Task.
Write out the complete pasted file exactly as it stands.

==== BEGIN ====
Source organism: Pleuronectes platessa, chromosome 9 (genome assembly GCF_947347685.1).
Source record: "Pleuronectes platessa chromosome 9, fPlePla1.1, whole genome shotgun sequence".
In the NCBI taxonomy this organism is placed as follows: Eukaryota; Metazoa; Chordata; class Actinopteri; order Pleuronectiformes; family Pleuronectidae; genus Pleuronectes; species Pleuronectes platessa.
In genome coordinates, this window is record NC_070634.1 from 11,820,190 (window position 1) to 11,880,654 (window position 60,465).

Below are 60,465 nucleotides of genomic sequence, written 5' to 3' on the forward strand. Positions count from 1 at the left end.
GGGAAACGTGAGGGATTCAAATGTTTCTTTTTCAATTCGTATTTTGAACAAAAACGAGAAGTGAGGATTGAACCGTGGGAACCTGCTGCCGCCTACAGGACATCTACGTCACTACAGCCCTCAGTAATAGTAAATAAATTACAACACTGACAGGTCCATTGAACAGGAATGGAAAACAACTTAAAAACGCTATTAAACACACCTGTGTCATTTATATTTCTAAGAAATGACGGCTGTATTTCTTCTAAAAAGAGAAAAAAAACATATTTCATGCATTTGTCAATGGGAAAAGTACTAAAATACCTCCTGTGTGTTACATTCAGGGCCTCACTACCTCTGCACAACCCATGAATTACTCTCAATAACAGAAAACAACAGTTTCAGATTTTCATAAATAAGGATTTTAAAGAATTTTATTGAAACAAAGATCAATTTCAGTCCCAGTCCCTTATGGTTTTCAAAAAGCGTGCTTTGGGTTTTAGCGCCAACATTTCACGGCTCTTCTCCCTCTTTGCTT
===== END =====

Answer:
Source organism: Pleuronectes platessa, chromosome 9 (genome assembly GCF_947347685.1).
Source record: "Pleuronectes platessa chromosome 9, fPlePla1.1, whole genome shotgun sequence".
In the NCBI taxonomy this organism is placed as follows: Eukaryota; Metazoa; Chordata; class Actinopteri; order Pleuronectiformes; family Pleuronectidae; genus Pleuronectes; species Pleuronectes platessa.
In genome coordinates, this window is record NC_070634.1 from 11,820,190 (window position 1) to 11,880,654 (window position 60,465).

Below are 60,465 nucleotides of genomic sequence, written 5' to 3' on the forward strand. Positions count from 1 at the left end.
GGGAAACGTGAGGGATTCAAATGTTTCTTTTTCAATTCGTATTTTGAACAAAAACGAGAAGTGAGGATTGAACCGTGGGAACCTGCTGCCGCCTACAGGACATCTACGTCACTACAGCCCTCAGTAATAGTAAATAAATTACAACACTGACAGGTCCATTGAACAGGAATGGAAAACAACTTAAAAACGCTATTAAACACACCTGTGTCATTTATATTTCTAAGAAATGACGGCTGTATTTCTTCTAAAAAGAGAAAAAAAACATATTTCATGCATTTGTCAATGGGAAAAGTACTAAAATACCTCCTGTGTGTTACATTCAGGGCCTCACTACCTCTGCACAACCCATGAATTACTCTCAATAACAGAAAACAACAGTTTCAGATTTTCATAAATAAGGATTTTAAAGAATTTTATTGAAACAAAGATCAATTTCAGTCCCAGTCCCTTATGGTTTTCAAAAAGCGTGCTTTGGGTTTTAGCGCCAACATTTCACGGCTCTTCTCCCTCTTTGCTT